ISLAMABAD (Reuters) - Pakistan's foreign minister said on Thursday the United States risks losing an ally if it continues to publicly criticize Islamabad's performance in the war against militancy.
"You will lose an ally," Hina Rabbani Khar told Geo TV in New York. "You cannot afford to alienate Pakistan, you cannot afford to alienate the Pakistani people. If you are choosing to do so and if they are choosing to do so it will be at their (the United States') own cost."
Khar was responding to Senate testimony by the outgoing chairman of the Joint Chiefs of Staff, Admiral Mike Mullen, who said Pakistan's top spy agency was closely tied to the Haqqani Network, the most violent and effective faction in the Afghan Taliban insurgency.
Mullen said on Thursday that Pakistan's Inter-Services Intelligence agency (ISI) played a role in the September 13 attack on the U.S. embassy in Kabul, supporting militants known as the Haqqani network.
That network, he said, is a "veritable arm" of the ISI.
The embassy attack was the latest in a series of violent episodes that have set back U.S. efforts to bring the Afghan war to a peaceful close.
Mullen's comments and Khar's retort mark an unusual escalation of rhetoric between the allies in the struggle against Islamist militants and, at least in public, marks a low point in their relationship.
U.S.-Pakistani relations had barely begun to recover from the hostility triggered by an unannounced U.S. Special Forces raid that killed Osama bin Laden in the Pakistani city of Abbottabad in May.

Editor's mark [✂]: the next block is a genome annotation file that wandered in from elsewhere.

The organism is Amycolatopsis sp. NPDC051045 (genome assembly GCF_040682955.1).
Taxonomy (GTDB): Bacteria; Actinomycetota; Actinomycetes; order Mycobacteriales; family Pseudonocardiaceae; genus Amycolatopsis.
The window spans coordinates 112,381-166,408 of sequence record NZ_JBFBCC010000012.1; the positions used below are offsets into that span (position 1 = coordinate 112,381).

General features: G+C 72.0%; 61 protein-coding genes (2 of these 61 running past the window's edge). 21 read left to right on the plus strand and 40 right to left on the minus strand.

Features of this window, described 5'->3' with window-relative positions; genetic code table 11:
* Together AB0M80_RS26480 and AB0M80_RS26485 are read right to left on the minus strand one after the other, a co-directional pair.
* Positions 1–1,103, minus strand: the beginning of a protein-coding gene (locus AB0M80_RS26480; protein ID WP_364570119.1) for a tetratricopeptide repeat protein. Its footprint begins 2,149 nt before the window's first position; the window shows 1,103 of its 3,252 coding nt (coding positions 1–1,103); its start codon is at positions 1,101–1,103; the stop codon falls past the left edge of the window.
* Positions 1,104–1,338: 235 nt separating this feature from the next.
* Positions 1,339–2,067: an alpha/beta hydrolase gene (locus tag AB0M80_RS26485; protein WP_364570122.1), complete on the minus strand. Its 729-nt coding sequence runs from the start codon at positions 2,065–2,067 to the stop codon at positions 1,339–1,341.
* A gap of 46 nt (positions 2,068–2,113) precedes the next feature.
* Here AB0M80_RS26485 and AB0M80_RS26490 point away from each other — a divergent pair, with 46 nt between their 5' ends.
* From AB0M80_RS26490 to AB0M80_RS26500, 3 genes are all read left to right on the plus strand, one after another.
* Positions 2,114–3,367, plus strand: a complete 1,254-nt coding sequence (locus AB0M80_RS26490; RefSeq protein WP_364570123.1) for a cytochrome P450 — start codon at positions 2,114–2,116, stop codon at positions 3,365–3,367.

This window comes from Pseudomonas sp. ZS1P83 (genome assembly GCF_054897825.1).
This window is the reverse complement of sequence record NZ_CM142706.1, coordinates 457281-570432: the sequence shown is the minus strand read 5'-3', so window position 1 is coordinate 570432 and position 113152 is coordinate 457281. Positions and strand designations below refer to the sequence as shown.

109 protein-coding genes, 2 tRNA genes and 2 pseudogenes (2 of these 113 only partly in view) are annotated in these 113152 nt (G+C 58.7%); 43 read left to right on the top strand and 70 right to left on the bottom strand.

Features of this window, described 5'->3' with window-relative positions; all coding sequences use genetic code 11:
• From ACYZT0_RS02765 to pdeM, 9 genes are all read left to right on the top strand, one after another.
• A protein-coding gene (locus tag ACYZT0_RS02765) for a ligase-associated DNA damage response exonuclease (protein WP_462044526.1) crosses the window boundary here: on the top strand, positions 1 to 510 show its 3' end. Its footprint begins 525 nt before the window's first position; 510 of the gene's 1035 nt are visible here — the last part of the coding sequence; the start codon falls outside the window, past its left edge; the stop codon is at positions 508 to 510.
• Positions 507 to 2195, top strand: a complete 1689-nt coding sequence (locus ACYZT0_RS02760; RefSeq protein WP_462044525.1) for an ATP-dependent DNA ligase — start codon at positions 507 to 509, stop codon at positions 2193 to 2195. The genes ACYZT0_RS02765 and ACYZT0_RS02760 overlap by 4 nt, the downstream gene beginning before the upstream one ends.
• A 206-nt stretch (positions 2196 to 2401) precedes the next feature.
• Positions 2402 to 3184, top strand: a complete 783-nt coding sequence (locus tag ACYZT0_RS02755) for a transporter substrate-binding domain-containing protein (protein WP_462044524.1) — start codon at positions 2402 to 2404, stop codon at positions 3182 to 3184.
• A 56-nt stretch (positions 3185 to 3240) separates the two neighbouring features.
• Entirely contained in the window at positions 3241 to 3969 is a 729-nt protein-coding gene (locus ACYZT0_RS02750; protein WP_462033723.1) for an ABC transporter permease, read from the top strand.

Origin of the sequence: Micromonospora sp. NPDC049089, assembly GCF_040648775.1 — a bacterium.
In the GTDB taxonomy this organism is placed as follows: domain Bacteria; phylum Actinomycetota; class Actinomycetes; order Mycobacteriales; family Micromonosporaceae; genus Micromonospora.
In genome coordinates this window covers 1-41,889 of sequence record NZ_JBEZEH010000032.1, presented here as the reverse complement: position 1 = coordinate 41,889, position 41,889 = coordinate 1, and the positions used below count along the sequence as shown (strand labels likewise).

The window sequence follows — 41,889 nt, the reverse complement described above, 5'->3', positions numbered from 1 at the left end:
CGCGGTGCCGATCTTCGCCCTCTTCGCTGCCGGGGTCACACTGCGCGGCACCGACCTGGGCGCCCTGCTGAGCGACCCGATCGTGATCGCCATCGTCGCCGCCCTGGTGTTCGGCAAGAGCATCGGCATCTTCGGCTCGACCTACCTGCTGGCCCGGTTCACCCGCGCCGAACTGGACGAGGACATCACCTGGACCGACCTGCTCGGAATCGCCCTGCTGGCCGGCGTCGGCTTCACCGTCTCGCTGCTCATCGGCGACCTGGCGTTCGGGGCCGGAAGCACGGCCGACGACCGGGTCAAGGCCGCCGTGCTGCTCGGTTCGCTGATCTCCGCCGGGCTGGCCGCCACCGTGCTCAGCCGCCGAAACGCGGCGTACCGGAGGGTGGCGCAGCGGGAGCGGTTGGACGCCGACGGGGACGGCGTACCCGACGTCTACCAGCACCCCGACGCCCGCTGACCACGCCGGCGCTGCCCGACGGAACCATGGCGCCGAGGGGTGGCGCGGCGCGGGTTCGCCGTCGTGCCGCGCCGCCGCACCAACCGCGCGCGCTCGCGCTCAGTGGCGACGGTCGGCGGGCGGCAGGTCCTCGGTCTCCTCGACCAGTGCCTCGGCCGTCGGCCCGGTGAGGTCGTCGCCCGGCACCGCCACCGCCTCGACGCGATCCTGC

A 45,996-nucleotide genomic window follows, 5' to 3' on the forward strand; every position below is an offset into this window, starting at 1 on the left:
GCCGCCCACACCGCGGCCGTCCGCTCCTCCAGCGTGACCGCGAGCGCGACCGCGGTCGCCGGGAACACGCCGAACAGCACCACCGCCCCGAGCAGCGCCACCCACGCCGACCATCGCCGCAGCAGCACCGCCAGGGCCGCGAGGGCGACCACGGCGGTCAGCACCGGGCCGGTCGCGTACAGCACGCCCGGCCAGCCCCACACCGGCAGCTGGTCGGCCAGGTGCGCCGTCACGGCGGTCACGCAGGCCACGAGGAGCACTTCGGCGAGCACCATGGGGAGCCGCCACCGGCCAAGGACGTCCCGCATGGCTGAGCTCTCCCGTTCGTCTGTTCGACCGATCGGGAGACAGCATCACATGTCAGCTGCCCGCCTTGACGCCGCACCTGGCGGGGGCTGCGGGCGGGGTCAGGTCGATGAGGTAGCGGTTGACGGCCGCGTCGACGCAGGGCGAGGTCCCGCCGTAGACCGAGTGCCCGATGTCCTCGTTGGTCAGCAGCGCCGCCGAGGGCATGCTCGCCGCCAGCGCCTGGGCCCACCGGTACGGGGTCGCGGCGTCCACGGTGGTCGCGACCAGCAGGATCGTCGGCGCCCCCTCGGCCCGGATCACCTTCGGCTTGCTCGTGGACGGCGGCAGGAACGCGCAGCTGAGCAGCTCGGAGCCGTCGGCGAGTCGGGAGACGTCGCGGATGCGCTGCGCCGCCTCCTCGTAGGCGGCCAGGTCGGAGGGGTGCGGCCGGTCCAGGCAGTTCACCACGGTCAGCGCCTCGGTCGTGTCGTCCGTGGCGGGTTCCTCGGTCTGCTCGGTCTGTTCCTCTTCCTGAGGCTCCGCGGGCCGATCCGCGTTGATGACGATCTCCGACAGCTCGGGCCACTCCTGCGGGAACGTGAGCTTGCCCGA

"At the operational level it will be appropriate to say that there are serious difficulties (between the two countries)," Khar told Geo.
In a separate interview with India's NDTV, Khar added: "Pointing fingers at each other will not help. Finding scapegoats will not help ... We want to be a mature, responsible country that is fighting terrorism with a lot of maturity."
The tensions could have repercussions across Asia, from India, Pakistan's economically booming arch-rival, to China, which has edged closer to Pakistan in recent years.
A complete break between the United States and Pakistan -- sometimes friends, often adversaries -- seems unlikely, if only because the United States depends on Pakistan as a route to supply U.S. troops in Afghanistan, and as a base for unmanned U.S. drones. Pakistan relies on Washington for military and economic aid and for acting as a backer on the world stage.
Washington does not want to see further instability in the nuclear-armed country.
But support in the U.S. Congress for curbing assistance or making conditions on aid more stringent is rising rapidly. And Mullen, CIA Director David Petraeus and Secretary of State Hillary Clinton have all met their Pakistani counterparts in recent days to demand Islamabad rein in militants.
(Writing by Chris Allbritton; Reporting by Augustine Anthony and Qasim Nauman; Editing by John Chalmers)